“You got a little hurt, so we patched you up,” Darius said. I glanced over to see him and held back a gasp. He looked as bad as I felt. Totally and utterly drained. Two of the members of Gold team, the medical casters under Hanq’s command, were resting in nearby chairs looking just as drained as Darius.

I did the calculations in my head. Three casters with no juice left and me in the only one in the room who was laying on a medical bed. That did not add up to anything good.

“How long was I gone for?” I asked.

“Thirty seconds and that was yesterday, in case you’re curious. It took us a while to get you patched up,” Master Hanq said. “It’s thanks to Fari that we were able to though, she had the medical team prepped well for the jumps.”

“Not well enough,” she said from the other side of the bed they had me laying on.

“You did fantastic.” Master Hanq said. “We all survived. Despite someone’s best efforts to the contrary.”

He scowled at me and I knew there was some real anger there, but it was mixed with relief and pride too. Those emotions echoed in me as guilt, sorrow and affection respectively.

I wanted to tell him I was sorry for stabbing him. In hindsight, it seemed like a fairly questionable move, but I couldn’t bring myself to voice the words with the others in the room. That was a conversation I wanted to have in private.

“What about the colony ship?” I asked.

“They’re safely onboard,” Master Hanq said.

“We owe them a lot,” Fari said. “The people who rescued the colonists did an amazing job. Between saving the colonists and holding out when they had no reason to hope that help would make it in time, they deserve a medal and a parade and a new pony.”

“What about the girl who planned a double Esoteric space jump?” I asked.

“That was barely me,” Fari said. “I just did some of the calculations. Without their navigation data I never could have put that together.”

“I, for one, vote we never do that again,” Darius said.

“It was worse than a normal jump I take it?” I said.

“The rest of us were jealous of the state you got to experience the jump in,” Darius said. “We’ve made Fari promise that if she does another jump like that we’ll all get to be in a similar state first.”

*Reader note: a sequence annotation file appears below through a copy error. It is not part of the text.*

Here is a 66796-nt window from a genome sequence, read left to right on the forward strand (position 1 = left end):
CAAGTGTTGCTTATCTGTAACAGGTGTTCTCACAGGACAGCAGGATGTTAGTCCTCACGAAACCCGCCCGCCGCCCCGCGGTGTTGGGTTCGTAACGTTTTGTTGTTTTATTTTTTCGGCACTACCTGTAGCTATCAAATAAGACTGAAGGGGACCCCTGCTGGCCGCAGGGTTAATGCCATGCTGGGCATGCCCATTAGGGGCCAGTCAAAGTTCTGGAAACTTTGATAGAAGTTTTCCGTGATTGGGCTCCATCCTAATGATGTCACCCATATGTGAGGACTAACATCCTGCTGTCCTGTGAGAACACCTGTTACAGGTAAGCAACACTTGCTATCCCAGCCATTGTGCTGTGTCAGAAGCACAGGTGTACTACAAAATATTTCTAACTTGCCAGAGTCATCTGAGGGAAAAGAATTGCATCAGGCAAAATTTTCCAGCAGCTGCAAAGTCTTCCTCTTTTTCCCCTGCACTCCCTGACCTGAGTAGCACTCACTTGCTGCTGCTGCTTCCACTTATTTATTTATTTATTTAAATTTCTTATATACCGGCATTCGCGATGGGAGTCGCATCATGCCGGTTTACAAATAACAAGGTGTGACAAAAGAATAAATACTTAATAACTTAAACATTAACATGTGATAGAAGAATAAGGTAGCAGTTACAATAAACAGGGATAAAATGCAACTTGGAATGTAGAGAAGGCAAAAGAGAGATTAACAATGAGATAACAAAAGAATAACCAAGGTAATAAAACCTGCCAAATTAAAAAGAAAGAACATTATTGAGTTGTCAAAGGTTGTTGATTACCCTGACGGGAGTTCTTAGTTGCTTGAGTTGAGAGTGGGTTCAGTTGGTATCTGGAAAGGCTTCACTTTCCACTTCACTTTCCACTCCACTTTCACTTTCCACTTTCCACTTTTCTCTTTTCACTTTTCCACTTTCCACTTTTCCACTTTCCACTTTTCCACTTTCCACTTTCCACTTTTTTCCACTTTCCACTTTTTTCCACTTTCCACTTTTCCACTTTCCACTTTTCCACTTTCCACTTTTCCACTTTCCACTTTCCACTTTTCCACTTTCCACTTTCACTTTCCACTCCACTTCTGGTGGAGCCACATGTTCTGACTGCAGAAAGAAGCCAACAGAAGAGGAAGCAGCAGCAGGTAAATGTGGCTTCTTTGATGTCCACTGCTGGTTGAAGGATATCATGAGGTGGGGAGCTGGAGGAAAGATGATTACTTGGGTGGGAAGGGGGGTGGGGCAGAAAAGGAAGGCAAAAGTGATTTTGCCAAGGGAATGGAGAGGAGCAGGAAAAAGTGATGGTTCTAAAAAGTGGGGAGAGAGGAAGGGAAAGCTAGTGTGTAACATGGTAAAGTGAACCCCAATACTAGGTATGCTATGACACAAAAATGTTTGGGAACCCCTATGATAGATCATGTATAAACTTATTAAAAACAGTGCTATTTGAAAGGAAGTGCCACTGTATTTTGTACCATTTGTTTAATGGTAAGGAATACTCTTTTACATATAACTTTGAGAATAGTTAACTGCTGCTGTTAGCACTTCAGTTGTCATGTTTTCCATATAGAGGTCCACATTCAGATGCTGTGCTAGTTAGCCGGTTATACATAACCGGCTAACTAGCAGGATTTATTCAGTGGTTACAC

Fari caught my look of confusion and explained.

“They literally said ‘If you’re going to do that again, please kill us first’,” she said.

“I’m pretty sure none of us were kidding either,” Darius said. How they’d managed to resuscitate me under those circumstances seemed like a miracle in its own right. I owed several people quite a lot for my continued survival.

“Where are we now?” I asked.

“Back in regular warp space,” Master Hanq said. “We’re on the new lane to Titanus that the colonists worked out.”

“Wasn’t Hellsreach closer though?” I asked.

“That depends on the travel route you take,” Fari said. “The route we took to get to the colony ship was mono-directional for added speed. The colonists used that as a base when they came up with the new route.”

“Is there a route back or is this a one way trip?” I asked.

“There’s several route’s back,” Master Hanq said. “We had two calculated from the site of wreck but the giga-beasts arrival voided out those lanes. All the rest that we have start at Titanus.”

“Technically we could recalculate a new route to get to Hellsreach directly, but the initial path forays I did worked out to be about three times as long as just going to Titanus and returning using one of the pre-calculated trips,” Fari said.

“The giga-beasts were big but not weeks worth of travel big,” I said.

“It’s not the beasts themselves,” Fari said, “Although they are a concern. The real problem is with how their sub-aetheric realm co-joined to warp space.”

“I’m going to translate that for myself as their house is a lot bigger than they are and it’s acting as a roadblock. Is that close to right?” I asked.

“Pretty much,” Fari said. “It stinks that we have to go so far out to get around them but on the other hand if their home realm hadn’t gotten so close to ours we couldn’t have managed the double jump like we did.”